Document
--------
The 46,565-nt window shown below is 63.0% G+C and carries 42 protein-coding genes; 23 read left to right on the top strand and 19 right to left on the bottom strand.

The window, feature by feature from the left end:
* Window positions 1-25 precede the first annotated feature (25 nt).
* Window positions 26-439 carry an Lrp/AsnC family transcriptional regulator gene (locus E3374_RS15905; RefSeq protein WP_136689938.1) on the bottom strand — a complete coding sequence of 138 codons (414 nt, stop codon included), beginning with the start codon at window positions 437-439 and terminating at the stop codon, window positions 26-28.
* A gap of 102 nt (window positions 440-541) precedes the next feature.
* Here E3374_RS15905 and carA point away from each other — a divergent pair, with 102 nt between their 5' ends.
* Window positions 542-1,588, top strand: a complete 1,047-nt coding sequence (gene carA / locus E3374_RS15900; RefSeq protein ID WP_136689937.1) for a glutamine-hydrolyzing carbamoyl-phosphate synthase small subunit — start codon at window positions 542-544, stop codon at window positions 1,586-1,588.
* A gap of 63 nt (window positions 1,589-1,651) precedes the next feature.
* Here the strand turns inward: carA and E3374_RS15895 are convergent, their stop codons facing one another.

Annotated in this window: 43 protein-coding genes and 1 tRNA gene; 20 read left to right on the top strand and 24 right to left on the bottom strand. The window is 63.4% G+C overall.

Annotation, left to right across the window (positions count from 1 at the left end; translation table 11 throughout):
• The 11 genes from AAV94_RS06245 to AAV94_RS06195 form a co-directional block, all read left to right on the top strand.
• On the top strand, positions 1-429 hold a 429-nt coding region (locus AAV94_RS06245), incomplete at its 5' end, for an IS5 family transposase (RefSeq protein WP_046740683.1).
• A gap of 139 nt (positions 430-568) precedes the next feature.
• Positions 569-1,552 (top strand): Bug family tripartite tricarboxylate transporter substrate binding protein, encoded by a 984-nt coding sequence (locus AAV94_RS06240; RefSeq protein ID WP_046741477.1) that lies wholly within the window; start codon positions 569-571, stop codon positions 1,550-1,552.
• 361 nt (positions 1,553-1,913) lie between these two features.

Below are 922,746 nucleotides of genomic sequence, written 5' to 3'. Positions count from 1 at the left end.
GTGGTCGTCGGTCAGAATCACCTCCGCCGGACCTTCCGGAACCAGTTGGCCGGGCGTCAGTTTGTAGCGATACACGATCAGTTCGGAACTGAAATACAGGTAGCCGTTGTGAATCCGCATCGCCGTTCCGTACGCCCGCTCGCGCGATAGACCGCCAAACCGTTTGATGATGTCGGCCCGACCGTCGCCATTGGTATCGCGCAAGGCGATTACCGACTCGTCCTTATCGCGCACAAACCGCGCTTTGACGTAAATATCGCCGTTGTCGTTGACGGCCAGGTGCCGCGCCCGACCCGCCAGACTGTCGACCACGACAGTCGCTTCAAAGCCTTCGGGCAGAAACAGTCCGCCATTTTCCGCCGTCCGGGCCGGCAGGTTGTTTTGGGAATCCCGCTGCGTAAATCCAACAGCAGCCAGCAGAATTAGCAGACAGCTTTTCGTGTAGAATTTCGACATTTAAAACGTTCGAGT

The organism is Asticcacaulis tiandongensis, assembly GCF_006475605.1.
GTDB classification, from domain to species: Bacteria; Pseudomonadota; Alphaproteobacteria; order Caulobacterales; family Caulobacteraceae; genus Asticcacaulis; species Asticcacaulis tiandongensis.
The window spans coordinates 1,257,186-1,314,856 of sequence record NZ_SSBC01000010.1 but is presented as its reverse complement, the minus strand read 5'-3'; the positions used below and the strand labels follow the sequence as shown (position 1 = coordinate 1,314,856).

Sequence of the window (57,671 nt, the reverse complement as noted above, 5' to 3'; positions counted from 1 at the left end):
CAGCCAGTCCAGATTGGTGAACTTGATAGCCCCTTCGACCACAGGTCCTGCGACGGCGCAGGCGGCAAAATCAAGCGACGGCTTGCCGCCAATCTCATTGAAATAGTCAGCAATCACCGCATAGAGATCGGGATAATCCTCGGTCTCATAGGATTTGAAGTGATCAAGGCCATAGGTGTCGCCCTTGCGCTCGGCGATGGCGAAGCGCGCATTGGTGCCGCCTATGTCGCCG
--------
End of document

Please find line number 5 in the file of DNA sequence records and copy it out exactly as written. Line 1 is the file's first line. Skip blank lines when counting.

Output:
* A gap of 102 nt (window positions 440-541) precedes the next feature.